Sunday, November 20, 2016

Sentimental Sunday: Nueces County Courthouses, Then (1975-77) and Now (2014-16)

Two blocks west of my original place of work with the City of Corpus Christi (222 Belden) was the 1914 Nueces County Courthouse.  During my years in the City (April 1979 through October 1984), the building was in fairly good shape.  It had suffered some damage from Hurricane Celia in 1970, which led to the County government deciding to put construction of a new courthouse on the ballot.  The bond issue was approved, and the County moved into its new courthouse up on the bluff in 1977.





According to the 1978 application for the historical marker,

The Greek neo-classical building originally was T-shaped but 1930 additions to the west have created a cruciform shape.  Rising six stories above ground, the reinforced steel building is faced in soft gray brick with white classical terracotta trim and is crowned with a red roof, originally of tile.  The building contains quantities of marble and ornate iron work....An open well soars through three floors and the double grand staircase features the marble as well as the iron work.

You can get some idea of what the interior offices of the 1914 Courthouse looked like in 1934 from the work of an itinerant photographer (all but the first two images).



Above: (Old) Nueces County Courthouse (15 July 2015) / Jimmy Emerson, DVM / CC BY-NC-ND 2.0

Below:  Bas relief figures at top of east wing, 20 June 2016



It's not clear to me what the four bas relief terracotta figures at the top of the main (east) entrance are supposed to represent.  One source said they are the four Cardinal Virtues, and the one on the far left is clearly Justice, with the blindfold, sword, and balance scales.  The one on the far right appears to be holding a Masonic symbol.  It's interesting that those two are depicted as angels, and the other two are not.

The south wing of the building was restored with various grant funds in 2004-2006.  Although some of the doors and windows have since been boarded up for security, the project demonstrated that restoration of the building is possible.  Otherwise, though, the County has done little to maintain or protect the building, and it has suffered from vandalism, scavenging, and neglect.  The building can't be demolished before September 1, 2027, because of a preservation easement placed on the building by the Texas Historical Commission when the county accepted the renovation grants.


Above:  Carytids at south wing entrance, 20 June 2016

Below:  Restored south wing roofline, 20 June 2016



The "new" (1977) Nueces County Courthouse is very different in style.




Above:  Nueces County Courthouse (September 1975, cropped) / Jay Phagan / CC BY 2.0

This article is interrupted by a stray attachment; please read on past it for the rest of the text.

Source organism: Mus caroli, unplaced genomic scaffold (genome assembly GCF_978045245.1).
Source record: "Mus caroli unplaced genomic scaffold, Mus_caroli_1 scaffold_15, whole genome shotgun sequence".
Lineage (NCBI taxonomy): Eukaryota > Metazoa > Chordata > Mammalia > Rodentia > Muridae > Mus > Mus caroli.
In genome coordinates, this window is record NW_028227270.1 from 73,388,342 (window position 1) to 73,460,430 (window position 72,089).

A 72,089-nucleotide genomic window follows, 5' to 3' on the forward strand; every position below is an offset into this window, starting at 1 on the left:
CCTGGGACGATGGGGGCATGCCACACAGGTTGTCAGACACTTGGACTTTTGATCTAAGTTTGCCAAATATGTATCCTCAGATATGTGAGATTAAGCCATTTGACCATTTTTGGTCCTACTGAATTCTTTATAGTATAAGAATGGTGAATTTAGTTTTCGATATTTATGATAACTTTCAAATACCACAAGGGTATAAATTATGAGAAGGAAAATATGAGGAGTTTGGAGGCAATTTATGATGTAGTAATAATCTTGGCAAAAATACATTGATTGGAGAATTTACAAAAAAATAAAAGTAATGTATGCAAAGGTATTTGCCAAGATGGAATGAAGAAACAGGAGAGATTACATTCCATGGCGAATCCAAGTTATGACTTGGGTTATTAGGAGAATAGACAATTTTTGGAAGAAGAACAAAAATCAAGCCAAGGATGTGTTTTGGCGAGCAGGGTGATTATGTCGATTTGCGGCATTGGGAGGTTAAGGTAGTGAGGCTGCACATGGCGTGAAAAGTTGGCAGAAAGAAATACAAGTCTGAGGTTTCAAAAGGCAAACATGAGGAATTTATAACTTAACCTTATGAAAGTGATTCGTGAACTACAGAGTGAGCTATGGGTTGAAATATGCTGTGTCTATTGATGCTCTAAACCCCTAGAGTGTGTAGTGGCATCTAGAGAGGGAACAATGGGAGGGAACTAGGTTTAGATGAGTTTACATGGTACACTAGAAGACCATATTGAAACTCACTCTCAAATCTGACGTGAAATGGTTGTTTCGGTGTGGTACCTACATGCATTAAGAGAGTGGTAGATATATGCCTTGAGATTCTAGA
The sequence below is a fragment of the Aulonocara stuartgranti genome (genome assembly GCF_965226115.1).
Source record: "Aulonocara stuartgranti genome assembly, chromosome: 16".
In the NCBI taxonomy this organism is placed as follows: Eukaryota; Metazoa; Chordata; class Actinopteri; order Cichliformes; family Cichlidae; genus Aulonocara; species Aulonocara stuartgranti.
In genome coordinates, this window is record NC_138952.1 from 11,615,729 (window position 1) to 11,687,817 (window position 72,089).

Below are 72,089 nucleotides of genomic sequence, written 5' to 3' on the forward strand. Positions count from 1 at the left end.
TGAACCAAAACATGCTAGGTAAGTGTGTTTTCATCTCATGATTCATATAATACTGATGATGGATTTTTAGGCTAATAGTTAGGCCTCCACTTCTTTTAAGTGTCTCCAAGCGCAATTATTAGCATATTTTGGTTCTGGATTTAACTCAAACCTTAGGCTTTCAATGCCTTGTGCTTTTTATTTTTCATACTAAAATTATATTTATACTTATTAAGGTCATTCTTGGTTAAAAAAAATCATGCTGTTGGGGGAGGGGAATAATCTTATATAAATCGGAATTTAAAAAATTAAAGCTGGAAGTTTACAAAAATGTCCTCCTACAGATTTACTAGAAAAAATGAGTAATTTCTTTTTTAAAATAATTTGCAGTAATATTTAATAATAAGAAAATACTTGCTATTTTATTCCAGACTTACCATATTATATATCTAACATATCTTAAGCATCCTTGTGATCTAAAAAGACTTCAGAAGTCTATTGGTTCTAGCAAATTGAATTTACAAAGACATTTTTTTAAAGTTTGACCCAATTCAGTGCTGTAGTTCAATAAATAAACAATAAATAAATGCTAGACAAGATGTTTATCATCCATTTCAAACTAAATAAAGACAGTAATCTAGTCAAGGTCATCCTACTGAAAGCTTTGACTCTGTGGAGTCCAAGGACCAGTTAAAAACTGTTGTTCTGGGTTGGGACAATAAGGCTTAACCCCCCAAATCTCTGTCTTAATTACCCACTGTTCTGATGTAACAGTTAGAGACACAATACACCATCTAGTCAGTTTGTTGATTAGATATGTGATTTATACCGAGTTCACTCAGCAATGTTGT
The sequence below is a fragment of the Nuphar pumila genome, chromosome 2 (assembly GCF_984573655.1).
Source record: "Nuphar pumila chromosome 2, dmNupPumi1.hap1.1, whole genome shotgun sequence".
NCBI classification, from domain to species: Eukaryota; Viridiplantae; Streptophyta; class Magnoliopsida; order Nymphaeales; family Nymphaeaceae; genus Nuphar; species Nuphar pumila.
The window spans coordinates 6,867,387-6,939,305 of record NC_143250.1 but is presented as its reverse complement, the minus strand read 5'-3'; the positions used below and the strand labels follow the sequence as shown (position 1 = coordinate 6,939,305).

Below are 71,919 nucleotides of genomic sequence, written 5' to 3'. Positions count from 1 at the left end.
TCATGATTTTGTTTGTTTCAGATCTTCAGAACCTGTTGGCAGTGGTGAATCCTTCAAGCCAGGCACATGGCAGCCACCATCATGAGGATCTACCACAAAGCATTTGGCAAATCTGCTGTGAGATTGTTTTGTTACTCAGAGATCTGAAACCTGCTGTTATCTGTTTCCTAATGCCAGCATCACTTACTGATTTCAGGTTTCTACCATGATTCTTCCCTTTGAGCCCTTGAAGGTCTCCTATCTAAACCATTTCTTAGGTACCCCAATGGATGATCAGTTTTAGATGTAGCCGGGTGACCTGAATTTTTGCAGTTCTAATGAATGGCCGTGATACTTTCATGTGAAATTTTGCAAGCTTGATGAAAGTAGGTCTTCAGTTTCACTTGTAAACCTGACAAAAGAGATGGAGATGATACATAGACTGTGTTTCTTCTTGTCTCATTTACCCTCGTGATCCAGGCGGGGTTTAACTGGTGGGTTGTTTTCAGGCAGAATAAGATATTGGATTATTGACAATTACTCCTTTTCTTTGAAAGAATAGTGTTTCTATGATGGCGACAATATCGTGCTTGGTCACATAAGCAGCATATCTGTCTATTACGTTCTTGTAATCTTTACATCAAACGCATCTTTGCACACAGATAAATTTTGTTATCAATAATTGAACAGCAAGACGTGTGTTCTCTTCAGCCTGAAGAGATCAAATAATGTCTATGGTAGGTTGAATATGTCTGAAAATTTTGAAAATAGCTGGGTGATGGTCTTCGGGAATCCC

My husband particularly likes these two art pieces in the atrium of the 1977 Courthouse:



Above:  Longhorn skull and horns in atrium of 1977 Nueces County Courthouse, 17 June 2016.

Below:  Seagulls in atrium of 1977 Nueces County Courthouse, 17 June 2016.



As can be seen on the map below, what really doomed the old (1914) courthouse, in my opinion, was the construction of the Harbor Bridge (Highway 183) and extension of Interstate 37 in 1957-59.  The two major roads wrap around two sides of the building, eating away at the original courthouse block.
Various attempts have been made over the years to reuse the building, but all have fallen through.



Above:  Image from the map I bought when I moved to Corpus Christi in 1979.  The Old Nueces County Courthouse is the red cross-shaped building at the northeast corner of the intersection of Interstate 37 (which runs east from the west edge of the map) and US Hwy 181 (which runs south from the north edge of the map).  The current Nueces County Courthouse is in the orange T-shaped area in the center of the map. Click on this image to enlarge it.  

Below:  Aerial view of city [of Corpus Christi] looking northwest from [Corpus Christi] bay, ca. 1984. (Dated by construction of Corpus Christi Central Library building.)  Professional photograph by unidentified photographer furnished to KZTV-10 for use in advertising.  Kenneth L. Anthony Photographic Collection, Item 212-118. Special Collections and Archives, Mary and Jeff Bell Library, Texas A&M University-Corpus Christi.  Used with permission of Kenneth L. Anthony.  Click on the photo to enlarge it.


Although a bit difficult to see in the image below, the entry to the Harbor Bridge wraps around the south (facing) and west sides of the old courthouse.  There is also a pedestrian overpass with a circular ramp that's directly in front of the south wing.



Above:  Detail from above aerial photo, showing the 1914 Nueces County Courthouse. Kenneth L. Anthony Photographic Collection, Item 212-118 (detail). Special Collections and Archives, Mary and Jeff Bell Library, Texas A&M University-Corpus Christi.  Used with permission of Kenneth L. Anthony.

Below:  Detail from above aerial photo, showing the 1977 Nueces County Courthouse.  In the foreground are cranes working on construction of the new Corpus Christi Central Library, which helped date this photo to late 1984 or early 1985.  Kenneth L. Anthony Photographic Collection, Item 212-118 (detail). Special Collections and Archives, Mary and Jeff Bell Library, Texas A&M University-Corpus Christi.  Used with permission of Kenneth L. Anthony.



There are plans to construct a new bridge over the Corpus Christi Ship Channel, and remove the existing Harbor Bridge.  This could open up some options for development of the 1914 Courthouse, with one possibility being luxury apartments.  Recently the county put the courthouse on the market.  I do hope the building is purchased, restored, and put to good use.


© Amanda Pape - 2016 - click here to e-mail me.

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